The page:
The effectiveness of psychosocial interventions at reducing the frequency of alcohol and drug use in parents: findings of a Cochrane review and meta‐analyses

McGovern, Ruth, Newham, James, Addison, Michelle, Hickman, Matt and Kaner, Eileen (2022) The effectiveness of psychosocial interventions at reducing the frequency of alcohol and drug use in parents: findings of a Cochrane review and meta‐analyses. Addiction. pp. 1-12. ISSN 0965-2140 (In Press)

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Official URL: https://doi.org/10.1111/add.15846

Abstract

Background and aim
Parental substance use is a major public health and safeguarding concern. There have been a number of trials examining interventions targeting this risk factor. We aimed to estimate the effectiveness of psychosocial interventions at reducing parental substance use.

Design
We used systematic methods to identify trials; pooling data using a random-effects model. Moderator analyses examined influence of parent gender, presence of child in treatment, and intervention type.

Setting
No restrictions on setting.

Participants
Substance using parents of children below the age of 21 years.

Interventions

Psychosocial interventions including those that targeted drug and alcohol use only, and drug and alcohol use in combination with associated issues.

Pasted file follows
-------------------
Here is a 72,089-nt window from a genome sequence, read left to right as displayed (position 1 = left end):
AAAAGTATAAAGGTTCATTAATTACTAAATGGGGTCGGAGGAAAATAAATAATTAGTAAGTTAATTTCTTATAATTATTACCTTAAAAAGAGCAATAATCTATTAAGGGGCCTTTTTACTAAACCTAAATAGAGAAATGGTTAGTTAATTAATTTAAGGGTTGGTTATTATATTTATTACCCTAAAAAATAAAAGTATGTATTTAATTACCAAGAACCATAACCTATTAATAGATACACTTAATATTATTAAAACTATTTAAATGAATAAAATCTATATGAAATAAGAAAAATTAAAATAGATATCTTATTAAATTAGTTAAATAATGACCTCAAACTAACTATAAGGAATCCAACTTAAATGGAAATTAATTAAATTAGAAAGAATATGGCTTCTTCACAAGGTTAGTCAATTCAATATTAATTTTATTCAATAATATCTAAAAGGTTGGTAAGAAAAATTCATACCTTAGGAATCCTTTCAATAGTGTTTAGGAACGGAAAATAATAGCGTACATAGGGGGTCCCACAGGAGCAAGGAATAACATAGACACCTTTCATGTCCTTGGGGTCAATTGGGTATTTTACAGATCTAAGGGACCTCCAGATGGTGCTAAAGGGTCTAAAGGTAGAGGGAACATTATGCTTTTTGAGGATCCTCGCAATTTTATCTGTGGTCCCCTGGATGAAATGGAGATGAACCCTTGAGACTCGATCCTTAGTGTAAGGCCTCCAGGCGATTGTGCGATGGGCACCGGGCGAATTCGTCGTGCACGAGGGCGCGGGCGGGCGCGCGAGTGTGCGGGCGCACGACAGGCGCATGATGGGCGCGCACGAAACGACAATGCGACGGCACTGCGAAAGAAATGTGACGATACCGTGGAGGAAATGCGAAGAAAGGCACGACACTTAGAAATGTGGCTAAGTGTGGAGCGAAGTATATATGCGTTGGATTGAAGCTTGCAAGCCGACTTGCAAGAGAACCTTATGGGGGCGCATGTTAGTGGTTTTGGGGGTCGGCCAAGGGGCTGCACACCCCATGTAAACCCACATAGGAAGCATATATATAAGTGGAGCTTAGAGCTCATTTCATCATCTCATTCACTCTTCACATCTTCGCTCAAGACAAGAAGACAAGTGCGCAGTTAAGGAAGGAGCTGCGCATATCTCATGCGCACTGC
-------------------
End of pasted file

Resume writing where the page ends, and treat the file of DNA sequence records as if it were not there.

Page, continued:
Measurements
Frequency of alcohol use and frequency of drug use.

Findings
We included 8 unique studies with a total of 703 participants. Psychosocial interventions were more effective at reducing the frequency of parental alcohol use than comparison conditions at 6 month (SMD - 0.32, 95% CI -0.51 to -0.13, P = 0.001) and 12-month follow-up (SMD -0.25, 95% CI -0.47 to -0.03, P = 0.02), and frequency of parental drug use at 12 months only (SMD-0.21, 95% CI -0.41 to -0.01, P = 0.04). Integrated interventions which combined both parenting and substance use targeted components were effective at reducing the frequency of alcohol use (6 months: SMD -0.56, 95% CI -0.96 to -0.016, P = 0.006; 12 months: SMD -0.42, 95% CI -0.82 to -0.03, P = 0.04) and drug use (6 months: SMD -0.39, 95% CI -0.75 to -0.03, P = 0.04; 12 months: SMD -0.43, 95% CI -0.80 to -0.07, P = 0.02). Interventions targeting only substance use or parenting skills were not effective at reducing frequency of alcohol or drug use at either time point.

Conclusion
Psychosocial interventions should target both parenting and substance use in an integrated intervention.

Item Type: Article
Uncontrolled Keywords: alcohol, drugs, meta-analyses, parent, psychosocial intervention
Subjects: C800 Psychology
Department: Faculties > Health and Life Sciences > Psychology
Depositing User: Rachel Branson
Date Deposited: 02 Mar 2022 14:02
Last Modified: 18 Mar 2022 10:45
URI: http://nrl.northumbria.ac.uk/id/eprint/48593

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